When rare species are not important: linking plot-based vegetation classifications and landscape-scale mapping in Australian savanna vegetation

Addicott, Eda, Laurance, Susan, Lyons, Mitchell, Butler, Don, and Nelder, John (2018) When rare species are not important: linking plot-based vegetation classifications and landscape-scale mapping in Australian savanna vegetation. Community Ecology, 19 (1). pp. 67-76.

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Plant communities in extensive landscapes are often mapped remotely using detectable patterns based on vegetation structure and canopy species with a high relative cover. A plot-based classification which includes species with low relative canopy cover and ignores vegetation structure, may result in plant communities not easily reconcilable with the landscape patterns represented in mapping. In our study, we investigate the effects on classification outcomes if we (1) remove rare species based on canopy cover, and (2) incorporate vegetation structure by weighting species’ cover by different measures of vegetation height. Using a dataset of 101 plots of savanna vegetation in north-eastern Australia we investigated first, the effect of removing rare species using four cover thresholds (1, 5, 8 and 10% contribution to total cover) and second, weighting species by four height measures including actual height as well as continuous and categorical transformations. Using agglomerative hierarchical clustering we produced a classification for each dataset and compared them for differences in: patterns of plot similarity, clustering, species richness and evenness, and characteristic species. We estimated the ability of each classification to predict species cover using generalised linear models. We found removing rare species at any cover threshold produced characteristic species appearing to correspond to landscape scale changes and better predicted species cover in grasslands and shrublands. However, in woodlands it made no difference. Using actual height of vegetation layer maintained vegetation structure, emphasised canopy and then sub-canopy species in clustering, and predicted species cover best of the height-measures tested. Thus, removing rare species and weighting species by height are useful techniques for identifying plant communities from plot-based classifications which are conceptually consistent with those in landscape scale mapping. This increases the confidence of end-users in both the classifications and the maps, thus enhancing their use in land management decisions.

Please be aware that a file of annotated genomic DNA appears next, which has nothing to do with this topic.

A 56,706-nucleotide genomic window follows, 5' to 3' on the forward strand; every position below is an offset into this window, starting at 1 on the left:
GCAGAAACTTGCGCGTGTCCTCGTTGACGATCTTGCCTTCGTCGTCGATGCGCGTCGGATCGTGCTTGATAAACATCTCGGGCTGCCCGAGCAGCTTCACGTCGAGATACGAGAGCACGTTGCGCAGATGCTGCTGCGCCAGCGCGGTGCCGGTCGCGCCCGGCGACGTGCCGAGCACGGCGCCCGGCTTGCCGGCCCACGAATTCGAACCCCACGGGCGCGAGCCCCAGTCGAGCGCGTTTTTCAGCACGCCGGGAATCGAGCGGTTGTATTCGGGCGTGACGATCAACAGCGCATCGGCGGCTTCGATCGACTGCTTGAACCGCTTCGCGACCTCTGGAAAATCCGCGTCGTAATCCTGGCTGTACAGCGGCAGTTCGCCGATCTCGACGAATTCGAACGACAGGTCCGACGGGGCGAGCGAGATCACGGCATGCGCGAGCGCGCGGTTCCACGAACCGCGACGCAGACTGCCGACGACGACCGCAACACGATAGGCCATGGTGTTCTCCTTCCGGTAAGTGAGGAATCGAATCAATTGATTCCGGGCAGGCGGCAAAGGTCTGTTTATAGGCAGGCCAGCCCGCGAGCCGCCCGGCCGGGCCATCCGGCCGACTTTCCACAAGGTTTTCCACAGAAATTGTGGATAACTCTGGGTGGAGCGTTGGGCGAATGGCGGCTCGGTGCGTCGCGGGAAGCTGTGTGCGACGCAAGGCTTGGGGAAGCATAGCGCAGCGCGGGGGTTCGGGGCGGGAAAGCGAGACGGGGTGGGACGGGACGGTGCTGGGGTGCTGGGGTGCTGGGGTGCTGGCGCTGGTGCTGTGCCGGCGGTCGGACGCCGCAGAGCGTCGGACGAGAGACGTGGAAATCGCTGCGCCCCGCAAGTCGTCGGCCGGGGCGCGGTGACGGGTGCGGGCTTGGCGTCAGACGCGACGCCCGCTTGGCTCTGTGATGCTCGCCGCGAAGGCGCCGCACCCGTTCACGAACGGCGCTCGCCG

Item ID: 54275
Item Type: Article (Research - C1)
ISSN: 1588-2756
Keywords: characteristic species; landscape classification; plant communities; subsets; vegetation structure
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This article is distributed under the terms of the Creative Commons Attribution 4.0 International License (https://creativecommons.org/licenses/by/4.0/), which permits unrestricted use, distribution, and reproduction in any medium, provided the original author and source are credited, you give a link to the Creative Commons License, and indicate if changes were made.

Funders: Queensland Herbarium (QH), Department of Environment and Science, Queensland
Date Deposited: 22 Jun 2018 02:45
FoR Codes: 41 ENVIRONMENTAL SCIENCES > 4102 Ecological applications > 410206 Landscape ecology @ 60%
31 BIOLOGICAL SCIENCES > 3103 Ecology > 310302 Community ecology (excl. invasive species ecology) @ 40%
SEO Codes: 96 ENVIRONMENT > 9605 Ecosystem Assessment and Management > 960501 Ecosystem Assessment and Management at Regional or Larger Scales @ 100%
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